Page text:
Fact Checking the 9 Common Breast Cancer Myths

October is Breast Cancer Awareness Month. As awareness followed by action can make a world of difference to how we handle the condition if it affects us or other women in our life. An informative article on Getdoc demystifies the common myths associated with breast cancer.

“Breast cancer is the most common cancer among women. However most still find it difficult to distinguish between myths and facts of this disease. The good news is – it is never too late to learn what are facts and the myths of this common cancer.

Myth: I am free from breast cancer because I have no family history

Breast cancer has been mistaken as an inherited disease. However, only 5-10 % of such cancers are believed to be hereditary. True enough, the other 90 % are associated with lifestyle and environmental factors, including alcohol consumption, selected oral contraceptives, obesity after menopause and environmental toxins.

On the other hand, you should take family history of breast cancer seriously. Let your doctor know if there are breast cancer cases and/or other cancers among close relatives.

Myth: Wearing a bra can cause the disease

Bras provide mechanical support for women with large breasts. Rumour has it that the underwire in bras restrict the flow of lymph fluid out of the breast, resulting in the accumulation of toxins. Fortunately, a study involving 1500 women with breast cancer found no link between bra-wearing and breast cancer.

Myth: I am too young for breast cancer.

The hard truth is – breast cancer affects people of all ages. In 2017, around 4 % of invasive breast cancers were in women under age 40, in comparison to 23 % of women in their 50s and 27 % of women age 60 to 69. Breast cancer is even rarer among children and teenagers, with only one in a million female below the age of 20 developing breast cancer.

Myth: Breast cancer only affects woman.

Breast cancer affects both gender, although it is 100 times rarer among men. Only less than 1 % of all cases were among men in the United States. It my be that breast cancer affects men less due to less developed breast tissue that is comparable to a pre-pubescent girl.  Nonetheless, a lump beneath the nipple or colour change in surrounding area should prompt for further investigations.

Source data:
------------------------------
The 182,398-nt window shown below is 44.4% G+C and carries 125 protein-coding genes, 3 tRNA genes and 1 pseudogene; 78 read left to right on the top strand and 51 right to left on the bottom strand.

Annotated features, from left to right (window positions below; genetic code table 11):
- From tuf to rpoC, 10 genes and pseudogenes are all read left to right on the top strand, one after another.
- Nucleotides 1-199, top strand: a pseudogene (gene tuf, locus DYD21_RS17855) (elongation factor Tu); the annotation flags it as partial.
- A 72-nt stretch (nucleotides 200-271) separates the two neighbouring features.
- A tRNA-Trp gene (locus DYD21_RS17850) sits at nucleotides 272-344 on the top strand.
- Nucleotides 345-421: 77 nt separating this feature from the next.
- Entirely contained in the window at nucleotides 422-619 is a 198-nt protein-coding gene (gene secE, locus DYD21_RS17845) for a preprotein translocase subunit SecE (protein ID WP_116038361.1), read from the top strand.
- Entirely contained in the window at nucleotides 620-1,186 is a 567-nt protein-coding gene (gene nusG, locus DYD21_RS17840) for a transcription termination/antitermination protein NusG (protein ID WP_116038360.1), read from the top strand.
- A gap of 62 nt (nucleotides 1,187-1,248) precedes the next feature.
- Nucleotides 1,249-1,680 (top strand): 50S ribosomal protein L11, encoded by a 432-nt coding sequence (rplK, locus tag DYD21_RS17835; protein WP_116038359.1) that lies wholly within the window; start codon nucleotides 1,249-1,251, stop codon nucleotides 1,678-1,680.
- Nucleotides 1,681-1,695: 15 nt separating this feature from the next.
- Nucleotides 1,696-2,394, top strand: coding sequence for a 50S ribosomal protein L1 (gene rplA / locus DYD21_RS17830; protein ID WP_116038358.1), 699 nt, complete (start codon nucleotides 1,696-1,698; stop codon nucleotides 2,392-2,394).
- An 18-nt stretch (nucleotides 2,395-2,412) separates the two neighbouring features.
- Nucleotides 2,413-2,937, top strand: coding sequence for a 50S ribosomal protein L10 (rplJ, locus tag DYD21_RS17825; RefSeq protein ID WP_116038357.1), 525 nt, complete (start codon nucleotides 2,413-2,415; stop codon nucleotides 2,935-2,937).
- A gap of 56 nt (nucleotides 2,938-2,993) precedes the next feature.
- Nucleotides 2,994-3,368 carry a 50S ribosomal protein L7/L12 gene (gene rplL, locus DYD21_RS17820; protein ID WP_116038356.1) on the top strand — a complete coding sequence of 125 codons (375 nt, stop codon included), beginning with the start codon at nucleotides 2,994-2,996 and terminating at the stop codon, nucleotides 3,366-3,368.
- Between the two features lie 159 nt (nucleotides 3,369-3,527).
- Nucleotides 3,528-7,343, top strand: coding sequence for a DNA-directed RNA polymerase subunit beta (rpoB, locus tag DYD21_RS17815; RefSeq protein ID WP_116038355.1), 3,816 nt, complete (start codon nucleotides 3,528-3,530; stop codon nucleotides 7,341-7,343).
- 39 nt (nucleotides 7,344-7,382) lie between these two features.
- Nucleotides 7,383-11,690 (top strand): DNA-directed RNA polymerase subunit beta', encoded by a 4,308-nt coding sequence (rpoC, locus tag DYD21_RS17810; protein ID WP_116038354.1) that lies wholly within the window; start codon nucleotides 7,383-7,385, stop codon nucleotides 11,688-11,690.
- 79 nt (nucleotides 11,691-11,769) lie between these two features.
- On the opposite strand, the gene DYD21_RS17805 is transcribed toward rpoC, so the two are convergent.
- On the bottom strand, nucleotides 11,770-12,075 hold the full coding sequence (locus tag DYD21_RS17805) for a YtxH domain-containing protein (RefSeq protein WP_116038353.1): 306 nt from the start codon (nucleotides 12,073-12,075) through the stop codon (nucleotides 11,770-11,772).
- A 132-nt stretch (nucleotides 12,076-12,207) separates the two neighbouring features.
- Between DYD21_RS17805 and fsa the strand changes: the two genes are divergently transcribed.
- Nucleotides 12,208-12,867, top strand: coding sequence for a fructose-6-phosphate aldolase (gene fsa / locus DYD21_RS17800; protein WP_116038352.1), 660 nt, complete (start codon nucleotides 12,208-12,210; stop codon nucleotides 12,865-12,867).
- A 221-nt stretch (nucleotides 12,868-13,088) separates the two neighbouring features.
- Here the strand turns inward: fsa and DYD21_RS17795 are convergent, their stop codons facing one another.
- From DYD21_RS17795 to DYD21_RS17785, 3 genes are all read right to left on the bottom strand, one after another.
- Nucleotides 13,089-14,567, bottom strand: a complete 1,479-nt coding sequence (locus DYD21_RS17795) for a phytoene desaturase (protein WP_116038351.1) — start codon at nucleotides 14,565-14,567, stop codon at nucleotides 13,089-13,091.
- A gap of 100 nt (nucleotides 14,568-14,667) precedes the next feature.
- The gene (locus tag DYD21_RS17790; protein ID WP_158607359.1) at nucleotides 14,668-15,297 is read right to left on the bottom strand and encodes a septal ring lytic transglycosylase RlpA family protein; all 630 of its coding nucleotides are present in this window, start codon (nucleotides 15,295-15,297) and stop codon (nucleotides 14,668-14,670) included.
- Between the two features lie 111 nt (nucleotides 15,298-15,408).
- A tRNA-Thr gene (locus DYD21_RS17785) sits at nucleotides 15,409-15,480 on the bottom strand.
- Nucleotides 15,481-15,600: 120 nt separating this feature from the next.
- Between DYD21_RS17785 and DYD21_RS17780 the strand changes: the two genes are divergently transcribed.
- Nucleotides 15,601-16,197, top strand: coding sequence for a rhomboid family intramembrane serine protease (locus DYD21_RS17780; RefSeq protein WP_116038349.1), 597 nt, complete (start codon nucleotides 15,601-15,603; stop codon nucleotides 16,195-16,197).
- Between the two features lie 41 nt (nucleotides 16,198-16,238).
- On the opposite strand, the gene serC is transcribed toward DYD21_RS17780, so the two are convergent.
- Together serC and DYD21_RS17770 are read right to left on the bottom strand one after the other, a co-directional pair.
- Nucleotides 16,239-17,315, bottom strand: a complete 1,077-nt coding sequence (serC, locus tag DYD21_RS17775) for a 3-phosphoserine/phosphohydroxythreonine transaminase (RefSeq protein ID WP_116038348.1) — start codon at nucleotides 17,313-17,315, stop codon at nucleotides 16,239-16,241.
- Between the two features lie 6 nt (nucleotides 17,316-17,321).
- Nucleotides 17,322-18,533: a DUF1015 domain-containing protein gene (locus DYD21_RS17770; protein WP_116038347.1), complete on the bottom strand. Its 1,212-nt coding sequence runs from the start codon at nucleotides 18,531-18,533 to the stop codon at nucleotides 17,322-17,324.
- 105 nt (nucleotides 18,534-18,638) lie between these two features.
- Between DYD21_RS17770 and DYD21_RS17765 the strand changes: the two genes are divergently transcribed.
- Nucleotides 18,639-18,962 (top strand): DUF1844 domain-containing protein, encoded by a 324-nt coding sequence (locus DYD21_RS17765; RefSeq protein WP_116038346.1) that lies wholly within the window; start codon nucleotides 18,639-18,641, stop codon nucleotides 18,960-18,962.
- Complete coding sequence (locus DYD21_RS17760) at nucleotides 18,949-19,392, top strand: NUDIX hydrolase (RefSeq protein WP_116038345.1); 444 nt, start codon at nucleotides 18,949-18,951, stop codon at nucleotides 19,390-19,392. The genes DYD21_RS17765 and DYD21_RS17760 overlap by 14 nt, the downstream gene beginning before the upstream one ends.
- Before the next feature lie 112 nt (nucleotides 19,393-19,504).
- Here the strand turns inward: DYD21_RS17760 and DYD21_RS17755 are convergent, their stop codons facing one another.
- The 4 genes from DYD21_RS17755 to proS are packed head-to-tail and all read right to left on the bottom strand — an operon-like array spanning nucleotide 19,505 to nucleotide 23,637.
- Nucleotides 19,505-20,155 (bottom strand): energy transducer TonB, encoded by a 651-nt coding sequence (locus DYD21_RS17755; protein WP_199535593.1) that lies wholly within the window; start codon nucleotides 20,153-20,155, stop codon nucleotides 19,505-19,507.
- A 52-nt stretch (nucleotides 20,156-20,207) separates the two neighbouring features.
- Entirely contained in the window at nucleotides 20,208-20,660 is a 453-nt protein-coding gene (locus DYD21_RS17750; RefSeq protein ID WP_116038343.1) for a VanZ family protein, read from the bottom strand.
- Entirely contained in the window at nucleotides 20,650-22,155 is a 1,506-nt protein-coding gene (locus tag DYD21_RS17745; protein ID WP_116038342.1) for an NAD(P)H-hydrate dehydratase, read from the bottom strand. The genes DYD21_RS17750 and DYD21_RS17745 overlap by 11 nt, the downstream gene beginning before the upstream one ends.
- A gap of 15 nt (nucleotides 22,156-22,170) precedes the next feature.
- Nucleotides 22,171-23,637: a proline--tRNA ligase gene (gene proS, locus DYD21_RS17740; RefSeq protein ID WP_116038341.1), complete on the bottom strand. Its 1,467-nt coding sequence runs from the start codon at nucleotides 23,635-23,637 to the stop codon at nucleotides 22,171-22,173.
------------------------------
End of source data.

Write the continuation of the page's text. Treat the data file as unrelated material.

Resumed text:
Myth: Underarm antiperspirant and deodorant causes breast cancer.

Antiperspirants contains aluminium to block sweat ducts from producing sweat. This metal was postulated to increase cancer risk when it is absorbed into lymph nodes and deposits at breast cells. On top of that, shaving the underarms was thought to create tiny nicks that allow more chemicals to enter the body. Since antiperspirants reduces sweating, another theory speculated that it may prevent the release of toxic substances from the underarm lymph nodes. Nevertheless, no scientific evidence link the use of these products with the development of breast cancer.

Myth: Having breast lumps means I have breast cancer.

Most breast lumps are non-cancerous. Benign fibrocystic condition is common among women from 20 years of age until menopause. Regardless, get a doctor to check all the lumps. Signs indicative of cancer include textural skin changes, nipple discharge, temperature difference between breasts, breast shape or size changes, or upper back pain.

Myth: Annual mammograms ensure early detection.

Mammography remain as the gold standard for screening. However, the test may report false-negative result, resulting in under diagnosing of one in five cases. This error is more common among those with dense breast tissue, especially among younger women. Therefore, in addition, it is best that regular screening includes monthly breast self-examinations and annual physical examination at the clinic.

Myth: The treatment is the same for all breast cancer.

Most people vaguely know that breast cancer treatment requires a combination of surgery, radiation therapy or chemotherapy. The treatment varies from one individual to another, as tailored to the patient’s needs. Simply put, some factors that affect treatment choice include the location and severity of cancer, as well as patient’s preferences.

Myth: I will lose my breasts to breast cancer.

Contrary to common belief, mastectomy is not as common among patients. Doctors often explore radiation therapy or other procedures before considering mastectomy. Depending on the extent of tumour, partial mastectomy may be all it takes to remove the cancerous tissue. Besides that, even with complete mastectomy, it is possible to undergo surgical reconstruction of the breast.


To summarize, breast cancer is a common disease that remains widely misunderstood. So the correct information empowers everyone to take charge of their health accordingly. If in doubt, always consult a doctor.”

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